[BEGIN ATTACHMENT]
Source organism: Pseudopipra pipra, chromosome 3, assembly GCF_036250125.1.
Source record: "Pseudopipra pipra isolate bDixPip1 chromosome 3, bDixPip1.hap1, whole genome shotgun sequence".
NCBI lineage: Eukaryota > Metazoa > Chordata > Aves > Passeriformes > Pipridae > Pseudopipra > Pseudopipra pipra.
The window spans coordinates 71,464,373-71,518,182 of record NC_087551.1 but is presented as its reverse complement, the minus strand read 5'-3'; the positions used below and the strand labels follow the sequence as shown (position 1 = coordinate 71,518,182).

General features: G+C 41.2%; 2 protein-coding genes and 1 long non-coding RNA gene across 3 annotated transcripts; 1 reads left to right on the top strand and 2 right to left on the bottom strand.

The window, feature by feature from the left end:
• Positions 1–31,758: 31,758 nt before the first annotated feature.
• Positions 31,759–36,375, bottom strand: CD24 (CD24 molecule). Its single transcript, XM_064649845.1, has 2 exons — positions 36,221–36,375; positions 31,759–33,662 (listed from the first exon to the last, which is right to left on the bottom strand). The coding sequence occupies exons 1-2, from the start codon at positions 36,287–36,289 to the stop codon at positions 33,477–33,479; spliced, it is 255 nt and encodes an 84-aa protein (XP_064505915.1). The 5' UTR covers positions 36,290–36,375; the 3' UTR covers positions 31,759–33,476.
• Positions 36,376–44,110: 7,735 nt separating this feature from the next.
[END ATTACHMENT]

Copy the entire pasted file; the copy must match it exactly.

Source organism: Pseudopipra pipra, chromosome 3, assembly GCF_036250125.1.
Source record: "Pseudopipra pipra isolate bDixPip1 chromosome 3, bDixPip1.hap1, whole genome shotgun sequence".
NCBI lineage: Eukaryota > Metazoa > Chordata > Aves > Passeriformes > Pipridae > Pseudopipra > Pseudopipra pipra.
The window spans coordinates 71,464,373-71,518,182 of record NC_087551.1 but is presented as its reverse complement, the minus strand read 5'-3'; the positions used below and the strand labels follow the sequence as shown (position 1 = coordinate 71,518,182).

General features: G+C 41.2%; 2 protein-coding genes and 1 long non-coding RNA gene across 3 annotated transcripts; 1 reads left to right on the top strand and 2 right to left on the bottom strand.

The window, feature by feature from the left end:
• Positions 1–31,758: 31,758 nt before the first annotated feature.
• Positions 31,759–36,375, bottom strand: CD24 (CD24 molecule). Its single transcript, XM_064649845.1, has 2 exons — positions 36,221–36,375; positions 31,759–33,662 (listed from the first exon to the last, which is right to left on the bottom strand). The coding sequence occupies exons 1-2, from the start codon at positions 36,287–36,289 to the stop codon at positions 33,477–33,479; spliced, it is 255 nt and encodes an 84-aa protein (XP_064505915.1). The 5' UTR covers positions 36,290–36,375; the 3' UTR covers positions 31,759–33,476.
• Positions 36,376–44,110: 7,735 nt separating this feature from the next.